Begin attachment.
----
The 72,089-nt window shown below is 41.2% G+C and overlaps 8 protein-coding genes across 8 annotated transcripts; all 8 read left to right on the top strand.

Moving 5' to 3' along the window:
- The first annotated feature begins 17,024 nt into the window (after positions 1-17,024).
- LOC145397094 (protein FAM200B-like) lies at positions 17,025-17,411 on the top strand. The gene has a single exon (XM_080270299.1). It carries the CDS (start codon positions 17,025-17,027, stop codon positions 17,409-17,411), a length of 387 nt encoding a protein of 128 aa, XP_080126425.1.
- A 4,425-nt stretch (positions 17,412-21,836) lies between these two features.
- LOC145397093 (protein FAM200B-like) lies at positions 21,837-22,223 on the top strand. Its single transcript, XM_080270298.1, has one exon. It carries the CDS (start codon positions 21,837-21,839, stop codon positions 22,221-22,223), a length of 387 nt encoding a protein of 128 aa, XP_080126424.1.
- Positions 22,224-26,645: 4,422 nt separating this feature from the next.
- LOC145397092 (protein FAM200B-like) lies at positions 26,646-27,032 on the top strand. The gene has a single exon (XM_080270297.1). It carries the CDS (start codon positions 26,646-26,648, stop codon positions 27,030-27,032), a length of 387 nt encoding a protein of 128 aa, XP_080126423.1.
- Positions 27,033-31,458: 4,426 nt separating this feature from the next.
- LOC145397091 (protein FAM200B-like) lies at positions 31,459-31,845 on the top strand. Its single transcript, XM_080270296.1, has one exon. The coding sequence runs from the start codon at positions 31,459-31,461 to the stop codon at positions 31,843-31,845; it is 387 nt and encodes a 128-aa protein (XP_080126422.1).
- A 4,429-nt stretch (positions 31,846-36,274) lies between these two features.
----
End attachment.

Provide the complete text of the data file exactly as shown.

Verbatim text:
The 72,089-nt window shown below is 41.2% G+C and overlaps 8 protein-coding genes across 8 annotated transcripts; all 8 read left to right on the top strand.

Moving 5' to 3' along the window:
- The first annotated feature begins 17,024 nt into the window (after positions 1-17,024).
- LOC145397094 (protein FAM200B-like) lies at positions 17,025-17,411 on the top strand. The gene has a single exon (XM_080270299.1). It carries the CDS (start codon positions 17,025-17,027, stop codon positions 17,409-17,411), a length of 387 nt encoding a protein of 128 aa, XP_080126425.1.
- A 4,425-nt stretch (positions 17,412-21,836) lies between these two features.
- LOC145397093 (protein FAM200B-like) lies at positions 21,837-22,223 on the top strand. Its single transcript, XM_080270298.1, has one exon. It carries the CDS (start codon positions 21,837-21,839, stop codon positions 22,221-22,223), a length of 387 nt encoding a protein of 128 aa, XP_080126424.1.
- Positions 22,224-26,645: 4,422 nt separating this feature from the next.
- LOC145397092 (protein FAM200B-like) lies at positions 26,646-27,032 on the top strand. The gene has a single exon (XM_080270297.1). It carries the CDS (start codon positions 26,646-26,648, stop codon positions 27,030-27,032), a length of 387 nt encoding a protein of 128 aa, XP_080126423.1.
- Positions 27,033-31,458: 4,426 nt separating this feature from the next.
- LOC145397091 (protein FAM200B-like) lies at positions 31,459-31,845 on the top strand. Its single transcript, XM_080270296.1, has one exon. The coding sequence runs from the start codon at positions 31,459-31,461 to the stop codon at positions 31,843-31,845; it is 387 nt and encodes a 128-aa protein (XP_080126422.1).
- A 4,429-nt stretch (positions 31,846-36,274) lies between these two features.